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Models of heat radiation in a forest
As the days grow longer and warmer in spring, the snow begins to melt in the mountains. Given that forests cover around 30% of Switzerland's surface area, a large proportion of the annual melt water originates from these forested regions. Location, rate and manner of snow melt in the forests are among the factors that determine whether flooding will occur in spring.
A key driver of snow melt in the forest is the amount of longwave radiation that reaches the snow surface – in other words, the amount of heat emitted from the sky or the surface of the trees. Existing models simulate the longwave thermal radiation beneath the forest canopy on the basis of air temperature.
The forest as a cold sink
Clare Webster, a PhD candidate belonging to the snow hydrology research group, recently set herself the goal of examining how accurately such models calculate longwave radiation. She was aided by the availability of a large dataset - for approximately ten years the snow hydrology team have collected records of longwave and shortwave radiation reaching the snow surface in three different coniferous forest zones in the Swiss Alps. The researchers also measured air temperature both above the canopy (at a height of 35 m) and within the forest (at heights of 10 m and 2 m).
She discovered that certain deficiencies in the models were attributable to disparities between the air temperature above the canopy and that measured below – in other words, that the forest was behaving like a sink for cold air. Existing models were found to be unreliable particularly in springtime, when the amount of shortwave solar radiation penetrating the forest and heating the tree trunks increases as a consequence of the sun rising to higher elevations in the sky. In particular, the models were least reliable during sunny days when solar heating was at its highest.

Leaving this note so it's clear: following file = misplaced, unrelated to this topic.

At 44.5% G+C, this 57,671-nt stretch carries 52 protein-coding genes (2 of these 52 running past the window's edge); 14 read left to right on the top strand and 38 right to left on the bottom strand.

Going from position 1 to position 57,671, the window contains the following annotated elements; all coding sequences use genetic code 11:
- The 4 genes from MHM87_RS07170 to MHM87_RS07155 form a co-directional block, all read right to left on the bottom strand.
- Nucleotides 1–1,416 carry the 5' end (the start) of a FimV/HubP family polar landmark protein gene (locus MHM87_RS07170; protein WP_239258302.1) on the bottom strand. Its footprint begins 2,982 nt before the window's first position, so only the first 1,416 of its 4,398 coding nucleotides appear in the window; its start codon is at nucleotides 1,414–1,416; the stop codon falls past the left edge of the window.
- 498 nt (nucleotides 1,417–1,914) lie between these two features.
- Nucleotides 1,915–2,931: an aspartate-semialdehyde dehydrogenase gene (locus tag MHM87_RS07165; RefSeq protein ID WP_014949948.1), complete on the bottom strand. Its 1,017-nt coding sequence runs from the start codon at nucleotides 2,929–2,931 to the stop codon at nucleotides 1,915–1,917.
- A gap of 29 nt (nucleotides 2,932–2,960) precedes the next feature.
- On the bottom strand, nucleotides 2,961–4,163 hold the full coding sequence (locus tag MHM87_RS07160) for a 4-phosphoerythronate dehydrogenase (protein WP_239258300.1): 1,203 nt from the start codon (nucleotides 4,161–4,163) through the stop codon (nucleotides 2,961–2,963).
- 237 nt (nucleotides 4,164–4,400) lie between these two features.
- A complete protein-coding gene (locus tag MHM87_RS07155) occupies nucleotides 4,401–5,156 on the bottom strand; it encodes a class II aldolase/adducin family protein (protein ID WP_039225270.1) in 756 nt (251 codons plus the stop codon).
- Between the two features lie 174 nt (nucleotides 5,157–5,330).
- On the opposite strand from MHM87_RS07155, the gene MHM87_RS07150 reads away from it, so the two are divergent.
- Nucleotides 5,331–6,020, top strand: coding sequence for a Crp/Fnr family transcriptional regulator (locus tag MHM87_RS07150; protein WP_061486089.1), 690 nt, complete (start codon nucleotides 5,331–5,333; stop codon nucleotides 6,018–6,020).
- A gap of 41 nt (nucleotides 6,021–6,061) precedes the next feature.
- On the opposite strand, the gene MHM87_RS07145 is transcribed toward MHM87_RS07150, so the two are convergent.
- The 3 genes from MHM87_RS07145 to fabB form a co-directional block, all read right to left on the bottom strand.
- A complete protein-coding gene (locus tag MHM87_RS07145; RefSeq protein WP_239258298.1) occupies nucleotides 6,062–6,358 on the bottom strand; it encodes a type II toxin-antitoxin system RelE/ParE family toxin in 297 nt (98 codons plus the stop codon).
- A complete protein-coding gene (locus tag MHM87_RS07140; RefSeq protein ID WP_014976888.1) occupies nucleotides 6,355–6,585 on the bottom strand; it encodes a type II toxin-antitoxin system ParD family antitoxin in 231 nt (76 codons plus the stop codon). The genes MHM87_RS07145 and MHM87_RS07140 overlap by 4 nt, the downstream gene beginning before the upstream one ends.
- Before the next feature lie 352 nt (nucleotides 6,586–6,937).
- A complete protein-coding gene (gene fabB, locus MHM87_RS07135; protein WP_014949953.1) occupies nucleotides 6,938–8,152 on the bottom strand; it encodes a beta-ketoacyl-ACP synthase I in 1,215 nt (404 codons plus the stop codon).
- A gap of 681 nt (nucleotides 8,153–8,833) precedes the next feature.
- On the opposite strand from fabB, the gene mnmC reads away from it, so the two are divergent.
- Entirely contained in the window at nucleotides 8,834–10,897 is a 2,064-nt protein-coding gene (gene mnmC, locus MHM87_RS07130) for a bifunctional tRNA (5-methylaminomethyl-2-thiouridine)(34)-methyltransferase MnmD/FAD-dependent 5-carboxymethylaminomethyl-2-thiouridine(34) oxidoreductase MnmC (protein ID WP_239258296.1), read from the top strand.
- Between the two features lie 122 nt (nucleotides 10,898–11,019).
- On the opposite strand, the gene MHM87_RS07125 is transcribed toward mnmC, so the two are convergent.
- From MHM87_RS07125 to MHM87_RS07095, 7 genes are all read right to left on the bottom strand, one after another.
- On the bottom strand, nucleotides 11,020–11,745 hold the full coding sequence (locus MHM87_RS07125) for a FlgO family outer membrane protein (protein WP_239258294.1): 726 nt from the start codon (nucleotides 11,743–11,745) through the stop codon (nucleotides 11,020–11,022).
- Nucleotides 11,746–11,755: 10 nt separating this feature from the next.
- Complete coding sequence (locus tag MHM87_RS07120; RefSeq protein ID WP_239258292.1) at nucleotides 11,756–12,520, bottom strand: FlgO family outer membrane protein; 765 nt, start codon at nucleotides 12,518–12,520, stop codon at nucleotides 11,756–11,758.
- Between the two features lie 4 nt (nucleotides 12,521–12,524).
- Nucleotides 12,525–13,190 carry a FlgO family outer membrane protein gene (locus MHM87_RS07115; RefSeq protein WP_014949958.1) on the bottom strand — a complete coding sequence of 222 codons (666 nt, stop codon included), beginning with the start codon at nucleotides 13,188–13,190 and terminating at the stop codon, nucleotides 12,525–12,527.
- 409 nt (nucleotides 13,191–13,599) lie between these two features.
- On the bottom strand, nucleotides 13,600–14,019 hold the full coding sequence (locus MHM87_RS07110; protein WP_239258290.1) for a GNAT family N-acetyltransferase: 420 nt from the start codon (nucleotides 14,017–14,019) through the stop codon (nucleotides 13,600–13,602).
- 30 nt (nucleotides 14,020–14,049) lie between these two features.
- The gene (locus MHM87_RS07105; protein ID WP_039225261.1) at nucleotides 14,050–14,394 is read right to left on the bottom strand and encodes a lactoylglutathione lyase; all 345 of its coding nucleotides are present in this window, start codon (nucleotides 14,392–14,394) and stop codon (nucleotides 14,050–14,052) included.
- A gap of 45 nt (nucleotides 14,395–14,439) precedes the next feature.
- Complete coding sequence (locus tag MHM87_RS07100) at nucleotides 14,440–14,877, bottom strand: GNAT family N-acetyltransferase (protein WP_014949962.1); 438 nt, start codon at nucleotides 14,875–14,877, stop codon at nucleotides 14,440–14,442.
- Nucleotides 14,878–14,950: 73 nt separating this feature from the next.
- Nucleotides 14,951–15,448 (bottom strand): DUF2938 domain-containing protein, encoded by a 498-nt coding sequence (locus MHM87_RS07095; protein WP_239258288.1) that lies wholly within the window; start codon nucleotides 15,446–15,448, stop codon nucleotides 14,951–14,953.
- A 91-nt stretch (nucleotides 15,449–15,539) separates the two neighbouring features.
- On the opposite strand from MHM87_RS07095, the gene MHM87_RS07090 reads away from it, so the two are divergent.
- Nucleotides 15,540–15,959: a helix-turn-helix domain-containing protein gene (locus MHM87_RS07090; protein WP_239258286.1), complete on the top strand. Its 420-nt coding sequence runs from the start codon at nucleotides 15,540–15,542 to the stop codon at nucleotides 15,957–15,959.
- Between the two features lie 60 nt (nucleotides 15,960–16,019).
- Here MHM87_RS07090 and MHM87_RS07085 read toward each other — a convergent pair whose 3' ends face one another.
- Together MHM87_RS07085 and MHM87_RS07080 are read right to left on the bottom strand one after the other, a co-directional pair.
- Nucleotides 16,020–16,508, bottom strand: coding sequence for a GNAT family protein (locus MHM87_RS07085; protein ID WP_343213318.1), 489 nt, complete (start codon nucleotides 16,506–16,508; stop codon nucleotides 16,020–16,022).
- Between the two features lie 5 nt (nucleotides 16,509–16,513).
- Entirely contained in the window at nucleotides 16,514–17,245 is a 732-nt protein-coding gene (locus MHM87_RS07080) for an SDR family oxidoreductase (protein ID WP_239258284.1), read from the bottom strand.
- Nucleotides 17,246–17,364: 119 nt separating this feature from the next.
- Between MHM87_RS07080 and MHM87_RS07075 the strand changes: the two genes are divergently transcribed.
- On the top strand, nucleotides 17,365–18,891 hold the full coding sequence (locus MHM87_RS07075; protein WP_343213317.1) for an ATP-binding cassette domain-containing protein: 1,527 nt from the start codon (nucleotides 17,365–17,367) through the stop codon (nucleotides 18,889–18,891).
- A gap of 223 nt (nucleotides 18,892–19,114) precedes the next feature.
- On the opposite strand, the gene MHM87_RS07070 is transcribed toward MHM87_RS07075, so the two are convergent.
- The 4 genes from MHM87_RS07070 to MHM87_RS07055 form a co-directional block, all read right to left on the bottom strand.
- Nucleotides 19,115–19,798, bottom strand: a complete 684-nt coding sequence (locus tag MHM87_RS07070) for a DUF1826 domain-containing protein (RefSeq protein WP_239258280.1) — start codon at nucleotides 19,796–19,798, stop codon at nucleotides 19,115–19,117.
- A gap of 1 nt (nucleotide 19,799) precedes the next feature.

Tree trunks far warmer than the surrounding air
As illustrated by thermal imaging data, trunk surface temperature can be as much as 30°C higher than the ambient air temperature, which demonstrates that trees emit far more longwave radiation than previously assumed. This effect has been factored into a new model that incorporates an additional parameter, the trunk-view fraction and its measured temperature.
Furthermore, a simple method of forecasting trunk temperature has been developed based on measured air temperature and shortwave radiation. This allows the use of the extended model even in the absence of thermal data of trunk temperature.
Links with other projects
In another project, SLF researchers have used remote sensing data to produce a detailed description of the forest structure. They have thus developed a new forest-snow interception model that is 30% more accurate than previous descriptions.
Thanks to the findings of these two projects, more reliable assessments can be made of the quantities of water that are stored in the snow in forested regions. This information is applied directly in the monitoring work performed by the operational snow-hydrological service at the SLF.